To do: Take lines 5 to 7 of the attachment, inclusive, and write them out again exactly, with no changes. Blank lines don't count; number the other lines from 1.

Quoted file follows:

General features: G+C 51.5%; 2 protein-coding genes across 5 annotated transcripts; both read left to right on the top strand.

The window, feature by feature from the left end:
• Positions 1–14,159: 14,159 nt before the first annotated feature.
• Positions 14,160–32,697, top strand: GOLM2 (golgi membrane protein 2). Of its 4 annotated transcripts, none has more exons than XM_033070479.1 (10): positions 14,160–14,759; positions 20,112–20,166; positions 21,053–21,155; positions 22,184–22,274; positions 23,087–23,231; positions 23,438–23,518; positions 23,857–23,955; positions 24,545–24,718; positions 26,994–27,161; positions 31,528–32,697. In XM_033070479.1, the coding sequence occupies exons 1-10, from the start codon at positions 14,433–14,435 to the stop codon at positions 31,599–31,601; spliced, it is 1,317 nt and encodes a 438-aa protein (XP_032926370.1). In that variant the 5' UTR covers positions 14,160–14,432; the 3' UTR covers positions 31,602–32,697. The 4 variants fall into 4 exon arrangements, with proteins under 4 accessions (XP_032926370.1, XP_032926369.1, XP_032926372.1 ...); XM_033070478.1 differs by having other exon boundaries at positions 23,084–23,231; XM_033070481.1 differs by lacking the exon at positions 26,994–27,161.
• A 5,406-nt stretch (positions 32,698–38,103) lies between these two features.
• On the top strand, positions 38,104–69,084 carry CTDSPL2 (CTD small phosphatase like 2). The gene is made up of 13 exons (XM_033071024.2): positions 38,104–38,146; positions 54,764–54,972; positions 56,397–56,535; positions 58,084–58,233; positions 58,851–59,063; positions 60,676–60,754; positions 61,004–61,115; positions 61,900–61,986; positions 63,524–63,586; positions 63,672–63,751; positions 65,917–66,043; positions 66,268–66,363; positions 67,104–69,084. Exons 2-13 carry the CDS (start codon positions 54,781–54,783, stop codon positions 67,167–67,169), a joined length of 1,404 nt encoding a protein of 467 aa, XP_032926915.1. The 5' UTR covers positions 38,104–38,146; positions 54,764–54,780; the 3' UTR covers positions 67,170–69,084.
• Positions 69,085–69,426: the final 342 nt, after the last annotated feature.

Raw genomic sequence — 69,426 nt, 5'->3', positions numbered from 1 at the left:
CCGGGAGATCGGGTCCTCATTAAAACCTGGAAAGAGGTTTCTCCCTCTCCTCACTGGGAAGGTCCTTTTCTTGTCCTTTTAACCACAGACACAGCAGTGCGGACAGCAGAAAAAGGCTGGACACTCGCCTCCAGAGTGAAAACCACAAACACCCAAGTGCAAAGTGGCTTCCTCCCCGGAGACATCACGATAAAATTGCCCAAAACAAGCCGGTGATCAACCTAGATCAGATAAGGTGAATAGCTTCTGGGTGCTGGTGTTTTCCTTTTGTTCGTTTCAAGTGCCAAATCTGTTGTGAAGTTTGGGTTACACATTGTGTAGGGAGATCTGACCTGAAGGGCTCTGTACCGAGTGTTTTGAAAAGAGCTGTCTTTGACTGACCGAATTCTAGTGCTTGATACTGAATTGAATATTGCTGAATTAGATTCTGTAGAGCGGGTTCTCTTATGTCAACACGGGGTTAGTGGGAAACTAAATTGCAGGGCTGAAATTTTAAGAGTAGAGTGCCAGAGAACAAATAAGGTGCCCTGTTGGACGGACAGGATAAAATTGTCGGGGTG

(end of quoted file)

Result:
• A 5,406-nt stretch (positions 32,698–38,103) lies between these two features.
• On the top strand, positions 38,104–69,084 carry CTDSPL2 (CTD small phosphatase like 2). The gene is made up of 13 exons (XM_033071024.2): positions 38,104–38,146; positions 54,764–54,972; positions 56,397–56,535; positions 58,084–58,233; positions 58,851–59,063; positions 60,676–60,754; positions 61,004–61,115; positions 61,900–61,986; positions 63,524–63,586; positions 63,672–63,751; positions 65,917–66,043; positions 66,268–66,363; positions 67,104–69,084. Exons 2-13 carry the CDS (start codon positions 54,781–54,783, stop codon positions 67,167–67,169), a joined length of 1,404 nt encoding a protein of 467 aa, XP_032926915.1. The 5' UTR covers positions 38,104–38,146; positions 54,764–54,780; the 3' UTR covers positions 67,170–69,084.
• Positions 69,085–69,426: the final 342 nt, after the last annotated feature.